Section: New Results
Applications covered by this year's results
The above sections presented our research in terms of fundamental tools, models and algorithms. A complementary point of view is to describe it in terms of application domains. The following sections describe our contribution to each of these domains, with references to the tools we relied on if they were already presented above.
Interactive modeling systems
Several of the tools we are developing are devoted to a new generation of interactive modeling systems, following the general methodology based on sculpting and sketching metaphors described in the book  :
The real-time physically-based model for virtual clay presented in Section 6.1.2 is dedicated to a sculpting system as close as possible to interaction with real clay.
The sketching tools presented in Section 6.1.3 addressed both the design of general free form shapes and the combination of a sketch-based interface with a priori knowledge on the object being modeled. They were used in the industrial contract with Axiatec (see Section 7.4 ).
We are currently working at ways to combine both techniques, in other to inspire from sketching for initial shape design, and from sculpting techniques for further deformation.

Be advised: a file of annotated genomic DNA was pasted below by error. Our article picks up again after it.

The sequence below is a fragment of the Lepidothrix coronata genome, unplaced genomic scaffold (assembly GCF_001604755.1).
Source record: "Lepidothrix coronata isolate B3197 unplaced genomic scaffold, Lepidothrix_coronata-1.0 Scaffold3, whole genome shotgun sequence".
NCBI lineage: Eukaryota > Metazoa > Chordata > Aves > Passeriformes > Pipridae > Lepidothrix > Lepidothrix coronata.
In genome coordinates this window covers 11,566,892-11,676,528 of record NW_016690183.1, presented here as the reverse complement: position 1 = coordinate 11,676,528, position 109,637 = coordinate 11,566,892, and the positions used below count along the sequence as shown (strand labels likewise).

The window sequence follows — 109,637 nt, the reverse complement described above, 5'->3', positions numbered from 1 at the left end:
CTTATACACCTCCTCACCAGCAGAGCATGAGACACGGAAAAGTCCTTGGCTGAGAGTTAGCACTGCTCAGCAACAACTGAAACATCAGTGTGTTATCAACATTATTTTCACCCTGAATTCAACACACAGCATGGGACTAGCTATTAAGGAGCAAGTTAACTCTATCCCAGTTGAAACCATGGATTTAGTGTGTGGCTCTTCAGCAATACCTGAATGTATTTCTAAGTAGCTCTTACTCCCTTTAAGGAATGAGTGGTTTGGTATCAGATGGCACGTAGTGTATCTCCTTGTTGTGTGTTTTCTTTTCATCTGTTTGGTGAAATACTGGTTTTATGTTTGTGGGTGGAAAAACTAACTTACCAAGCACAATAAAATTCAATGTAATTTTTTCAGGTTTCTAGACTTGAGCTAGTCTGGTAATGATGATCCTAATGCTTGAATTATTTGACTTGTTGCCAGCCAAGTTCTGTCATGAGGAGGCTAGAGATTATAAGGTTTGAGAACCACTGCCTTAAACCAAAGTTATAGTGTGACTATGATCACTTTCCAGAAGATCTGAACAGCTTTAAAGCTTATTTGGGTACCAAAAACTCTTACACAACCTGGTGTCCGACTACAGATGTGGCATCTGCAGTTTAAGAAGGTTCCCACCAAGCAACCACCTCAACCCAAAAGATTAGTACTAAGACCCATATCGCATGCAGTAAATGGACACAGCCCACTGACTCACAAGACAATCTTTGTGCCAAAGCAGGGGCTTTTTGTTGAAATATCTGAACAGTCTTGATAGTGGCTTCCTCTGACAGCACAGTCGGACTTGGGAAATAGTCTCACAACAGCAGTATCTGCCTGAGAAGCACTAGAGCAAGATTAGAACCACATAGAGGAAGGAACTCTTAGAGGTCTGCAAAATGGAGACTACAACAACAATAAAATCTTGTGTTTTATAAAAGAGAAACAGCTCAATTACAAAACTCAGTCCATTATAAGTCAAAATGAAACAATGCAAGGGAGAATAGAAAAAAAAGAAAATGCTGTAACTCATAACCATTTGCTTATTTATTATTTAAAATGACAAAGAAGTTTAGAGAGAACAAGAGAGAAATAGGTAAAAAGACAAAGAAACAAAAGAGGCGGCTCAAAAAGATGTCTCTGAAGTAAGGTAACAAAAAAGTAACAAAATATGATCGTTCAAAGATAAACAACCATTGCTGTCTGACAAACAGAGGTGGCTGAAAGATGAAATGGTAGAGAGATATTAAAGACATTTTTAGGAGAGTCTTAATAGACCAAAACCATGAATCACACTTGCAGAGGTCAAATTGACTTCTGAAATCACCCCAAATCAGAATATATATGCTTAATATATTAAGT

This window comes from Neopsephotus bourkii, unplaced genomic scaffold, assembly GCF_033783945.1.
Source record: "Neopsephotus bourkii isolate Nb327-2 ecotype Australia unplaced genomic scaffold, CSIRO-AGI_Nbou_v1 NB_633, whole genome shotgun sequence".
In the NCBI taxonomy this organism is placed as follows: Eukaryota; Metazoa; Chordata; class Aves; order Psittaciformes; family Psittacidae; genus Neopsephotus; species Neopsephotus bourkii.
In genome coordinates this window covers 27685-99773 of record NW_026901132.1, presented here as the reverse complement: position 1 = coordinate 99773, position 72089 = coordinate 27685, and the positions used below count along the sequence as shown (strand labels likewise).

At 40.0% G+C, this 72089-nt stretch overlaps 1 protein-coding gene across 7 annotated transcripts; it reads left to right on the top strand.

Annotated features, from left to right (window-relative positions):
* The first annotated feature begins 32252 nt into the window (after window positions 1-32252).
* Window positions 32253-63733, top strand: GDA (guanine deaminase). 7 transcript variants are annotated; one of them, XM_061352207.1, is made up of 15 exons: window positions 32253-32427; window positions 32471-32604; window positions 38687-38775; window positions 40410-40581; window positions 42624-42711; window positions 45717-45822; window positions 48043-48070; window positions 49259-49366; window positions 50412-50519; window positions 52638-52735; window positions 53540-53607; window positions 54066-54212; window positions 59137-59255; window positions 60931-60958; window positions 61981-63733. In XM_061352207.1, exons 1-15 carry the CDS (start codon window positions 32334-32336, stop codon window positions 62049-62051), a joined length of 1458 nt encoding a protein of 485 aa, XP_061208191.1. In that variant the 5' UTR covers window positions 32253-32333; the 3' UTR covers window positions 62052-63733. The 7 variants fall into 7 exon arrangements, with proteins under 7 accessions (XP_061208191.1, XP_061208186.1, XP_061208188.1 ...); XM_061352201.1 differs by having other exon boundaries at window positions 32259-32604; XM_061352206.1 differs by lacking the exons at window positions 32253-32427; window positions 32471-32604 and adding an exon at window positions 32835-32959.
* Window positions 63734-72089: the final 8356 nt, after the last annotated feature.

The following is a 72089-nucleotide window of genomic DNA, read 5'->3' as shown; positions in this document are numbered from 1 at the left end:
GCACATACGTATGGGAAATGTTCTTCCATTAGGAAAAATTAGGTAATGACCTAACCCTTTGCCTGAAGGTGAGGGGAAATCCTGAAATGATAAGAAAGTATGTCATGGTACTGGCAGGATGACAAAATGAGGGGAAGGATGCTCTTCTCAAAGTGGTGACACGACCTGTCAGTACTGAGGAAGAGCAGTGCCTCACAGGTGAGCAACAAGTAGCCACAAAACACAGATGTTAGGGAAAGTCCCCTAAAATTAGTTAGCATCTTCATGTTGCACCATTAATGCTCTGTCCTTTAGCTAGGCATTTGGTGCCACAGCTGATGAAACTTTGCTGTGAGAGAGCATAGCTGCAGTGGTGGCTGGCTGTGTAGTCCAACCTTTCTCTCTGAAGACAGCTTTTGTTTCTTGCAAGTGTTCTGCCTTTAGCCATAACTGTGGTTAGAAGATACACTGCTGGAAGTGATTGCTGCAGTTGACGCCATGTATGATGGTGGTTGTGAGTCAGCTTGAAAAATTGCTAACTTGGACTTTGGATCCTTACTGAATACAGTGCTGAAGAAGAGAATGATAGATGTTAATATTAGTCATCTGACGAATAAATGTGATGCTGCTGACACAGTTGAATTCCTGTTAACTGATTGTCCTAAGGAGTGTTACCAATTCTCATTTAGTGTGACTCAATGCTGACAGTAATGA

Synthesis of natural scenes
Many of the diverse fundamental tools we are developing (see Sections 6.3.3 , 6.3.6 , 6.3.7 ) are contributing to the long term, general goal of modeling and animating natural scenes. They can be combined to allow the large scale specification, efficient rendering and animation of landscapes (rivers and cloudy skies, etc). The synthesis of complete natural sceneries is one of the aims of the NatSim project (see Section 8.2.2 ).
Some of our work on geometric modeling and physically-based animation has been successfully applied to the medical domain.
Our tools for efficient physically-based simulation, and in particular our new contributions to collision detection and response (see Section 6.2.1 ), as well as Matthieu Nesme's Ph.D. (see Section 6.2.2 are being used in a new European medical project called Passport for Liver Surgery (see Section 8.1.1 ).